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Hello

Discussion in 'Introduce Yourself' started by Jade Baggins-Clark, Jul 16, 2020.

  1. Jade Baggins-Clark

    Jade Baggins-Clark New Member

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    About 8 years ago I reached a real point in a life that's been filled with points. A cousins son had been diagnosed with Aspbergers and I looked it up, many things resonated with me and it was from here that I first read "Aspergirls" by Rudi Simone and my world just came crashing down. All those things I had found so overwhelming but had shut down myself about, all the ways I have continual struggle with in the world of people and had internalised it in the most terrible ways were written down. I was not just anxious, highly sensitive and depressed because I was a hopeless, alien fruitloop... it wrote my song, maybe there was a reason...

    I have been to several psychologists to help me with life in that period since, with my anxiety, my PTSD, sexual abuse, grief issues and my narcissistic mother and so on. I have mentioned it to them, but none of them have mentioned being tested.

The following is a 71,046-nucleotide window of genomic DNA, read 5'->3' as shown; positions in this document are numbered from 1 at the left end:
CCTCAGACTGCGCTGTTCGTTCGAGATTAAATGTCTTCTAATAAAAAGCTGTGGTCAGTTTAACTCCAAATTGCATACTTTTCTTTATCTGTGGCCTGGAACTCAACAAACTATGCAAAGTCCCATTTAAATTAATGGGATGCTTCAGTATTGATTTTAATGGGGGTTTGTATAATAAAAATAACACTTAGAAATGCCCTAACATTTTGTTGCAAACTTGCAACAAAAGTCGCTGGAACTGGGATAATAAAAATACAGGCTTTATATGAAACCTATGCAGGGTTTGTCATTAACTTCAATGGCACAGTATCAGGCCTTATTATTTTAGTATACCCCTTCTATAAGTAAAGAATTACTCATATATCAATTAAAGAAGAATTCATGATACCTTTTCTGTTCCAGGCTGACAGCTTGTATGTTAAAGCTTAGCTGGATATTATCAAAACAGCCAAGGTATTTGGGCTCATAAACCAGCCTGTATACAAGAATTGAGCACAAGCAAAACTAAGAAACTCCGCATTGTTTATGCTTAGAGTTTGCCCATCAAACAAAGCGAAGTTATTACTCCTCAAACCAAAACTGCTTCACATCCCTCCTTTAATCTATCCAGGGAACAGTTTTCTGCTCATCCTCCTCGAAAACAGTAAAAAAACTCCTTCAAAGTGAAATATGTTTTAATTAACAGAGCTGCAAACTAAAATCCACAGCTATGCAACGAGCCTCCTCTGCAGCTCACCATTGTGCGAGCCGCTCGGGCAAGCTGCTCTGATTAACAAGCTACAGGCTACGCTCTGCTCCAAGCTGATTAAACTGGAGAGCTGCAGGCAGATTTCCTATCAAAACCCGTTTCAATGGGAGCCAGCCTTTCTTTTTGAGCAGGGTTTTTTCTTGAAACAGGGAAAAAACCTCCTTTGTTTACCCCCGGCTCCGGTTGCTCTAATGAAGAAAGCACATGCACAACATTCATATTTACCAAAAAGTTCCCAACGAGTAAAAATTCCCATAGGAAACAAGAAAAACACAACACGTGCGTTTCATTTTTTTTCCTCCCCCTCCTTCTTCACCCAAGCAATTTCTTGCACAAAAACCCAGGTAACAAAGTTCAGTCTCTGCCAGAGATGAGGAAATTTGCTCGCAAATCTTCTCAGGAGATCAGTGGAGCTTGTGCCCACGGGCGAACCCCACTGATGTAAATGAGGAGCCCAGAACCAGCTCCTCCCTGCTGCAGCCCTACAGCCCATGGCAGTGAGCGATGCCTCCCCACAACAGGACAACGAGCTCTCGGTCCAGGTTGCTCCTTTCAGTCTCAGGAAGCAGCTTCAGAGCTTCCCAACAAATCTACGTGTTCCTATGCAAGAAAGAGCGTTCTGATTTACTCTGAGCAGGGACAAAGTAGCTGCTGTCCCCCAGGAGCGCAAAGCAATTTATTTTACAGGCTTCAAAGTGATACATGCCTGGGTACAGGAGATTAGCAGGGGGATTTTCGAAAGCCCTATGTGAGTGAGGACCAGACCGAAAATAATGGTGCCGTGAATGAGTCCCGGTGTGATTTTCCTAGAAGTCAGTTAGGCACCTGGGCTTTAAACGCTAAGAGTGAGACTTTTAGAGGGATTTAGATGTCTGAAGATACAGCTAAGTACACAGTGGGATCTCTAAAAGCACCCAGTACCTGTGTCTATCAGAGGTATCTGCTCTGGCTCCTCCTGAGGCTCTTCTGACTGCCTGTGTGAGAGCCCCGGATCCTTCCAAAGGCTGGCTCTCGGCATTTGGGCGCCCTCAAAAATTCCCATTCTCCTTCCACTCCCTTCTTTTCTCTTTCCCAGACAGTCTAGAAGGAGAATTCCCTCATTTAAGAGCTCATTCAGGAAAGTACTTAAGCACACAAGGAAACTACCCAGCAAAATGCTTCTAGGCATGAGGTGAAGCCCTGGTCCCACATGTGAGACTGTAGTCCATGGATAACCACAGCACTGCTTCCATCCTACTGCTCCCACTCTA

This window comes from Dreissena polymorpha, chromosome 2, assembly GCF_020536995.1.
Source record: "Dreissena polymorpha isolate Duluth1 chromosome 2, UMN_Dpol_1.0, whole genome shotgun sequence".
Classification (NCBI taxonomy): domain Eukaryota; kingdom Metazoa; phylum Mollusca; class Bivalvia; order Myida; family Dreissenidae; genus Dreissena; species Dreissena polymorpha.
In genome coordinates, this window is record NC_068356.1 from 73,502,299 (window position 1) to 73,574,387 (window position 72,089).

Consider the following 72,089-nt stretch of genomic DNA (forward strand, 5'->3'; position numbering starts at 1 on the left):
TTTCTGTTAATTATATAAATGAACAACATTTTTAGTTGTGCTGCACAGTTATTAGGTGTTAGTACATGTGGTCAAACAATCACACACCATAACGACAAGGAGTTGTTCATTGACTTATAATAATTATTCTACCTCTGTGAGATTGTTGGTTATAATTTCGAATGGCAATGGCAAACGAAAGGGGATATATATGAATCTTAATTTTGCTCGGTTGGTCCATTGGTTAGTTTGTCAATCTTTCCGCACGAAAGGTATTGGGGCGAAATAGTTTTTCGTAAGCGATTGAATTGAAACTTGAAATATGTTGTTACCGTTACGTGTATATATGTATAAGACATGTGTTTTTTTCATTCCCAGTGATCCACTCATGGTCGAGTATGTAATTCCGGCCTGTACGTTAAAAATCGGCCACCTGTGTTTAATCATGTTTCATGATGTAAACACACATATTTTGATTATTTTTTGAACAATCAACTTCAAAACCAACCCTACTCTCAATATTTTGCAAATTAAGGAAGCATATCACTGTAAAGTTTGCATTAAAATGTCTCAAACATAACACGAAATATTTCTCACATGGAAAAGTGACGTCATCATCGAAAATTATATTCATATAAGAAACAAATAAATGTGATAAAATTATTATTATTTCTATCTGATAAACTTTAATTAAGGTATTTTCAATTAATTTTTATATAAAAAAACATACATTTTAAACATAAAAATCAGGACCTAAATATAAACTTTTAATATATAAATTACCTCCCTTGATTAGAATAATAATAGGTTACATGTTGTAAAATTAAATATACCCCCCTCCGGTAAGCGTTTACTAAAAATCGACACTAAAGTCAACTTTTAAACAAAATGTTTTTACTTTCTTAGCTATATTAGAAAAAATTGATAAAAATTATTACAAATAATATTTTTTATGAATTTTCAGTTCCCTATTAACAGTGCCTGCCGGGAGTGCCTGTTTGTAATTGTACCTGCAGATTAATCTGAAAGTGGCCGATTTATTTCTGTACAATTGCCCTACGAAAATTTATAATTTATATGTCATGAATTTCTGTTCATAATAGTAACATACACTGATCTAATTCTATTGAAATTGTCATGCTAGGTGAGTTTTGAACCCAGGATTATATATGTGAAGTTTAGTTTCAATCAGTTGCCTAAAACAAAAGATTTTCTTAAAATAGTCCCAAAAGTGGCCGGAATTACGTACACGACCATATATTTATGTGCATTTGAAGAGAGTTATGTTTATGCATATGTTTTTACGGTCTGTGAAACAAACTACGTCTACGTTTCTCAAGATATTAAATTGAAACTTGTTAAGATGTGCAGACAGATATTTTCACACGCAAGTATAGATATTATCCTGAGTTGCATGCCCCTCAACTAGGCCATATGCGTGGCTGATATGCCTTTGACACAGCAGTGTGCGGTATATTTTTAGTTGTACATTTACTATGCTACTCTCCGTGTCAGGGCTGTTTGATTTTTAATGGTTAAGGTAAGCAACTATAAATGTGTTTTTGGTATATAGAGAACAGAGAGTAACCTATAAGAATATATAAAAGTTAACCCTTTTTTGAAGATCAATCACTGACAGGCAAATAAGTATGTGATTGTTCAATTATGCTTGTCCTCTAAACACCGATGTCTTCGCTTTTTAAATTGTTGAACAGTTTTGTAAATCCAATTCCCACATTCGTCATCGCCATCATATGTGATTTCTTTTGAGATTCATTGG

There are a million ways I have adapted to society, I learnt to talk with intonation and pauses, to not blurt, to get try to understand jokes and sarcasm, to not be so literal, to ask people how they are, to not go on and on about my grand passions, not internally freak out about lights and noises, textures, smells and social interaction, how I mimic other people to try and learn behaviour, to look people in the eye in a more relaxed way and to breathe through my constant generalised anxiety.. my meltdowns when I am overwhelmed or had to be "normal and social" for too long.... to the outworld I still seem to "out" myself (even on social media), and it's lonely, but to the psychologists (where I am very comfortable due to the amount of time I've spent in a counsellors/Psychologists room) I am too normal to fit into the stereotype.

    I hit the wall again the other day, I'm pretty sure I'm comfortably on the spectrum, I certainly scored highly when I've done any tests. I am trying to book into an Autism assessor, it won't change much, but it may just help me accept myself a little more and give myself a little more slack when I see people see me act in a way that "isn't seen as OK/Normal" but I've got no idea what I actually did wrong... Thanks for listening.
     
    Last edited: Jul 16, 2020
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  2. Giraffes

    Giraffes Well-Known Member V.I.P Member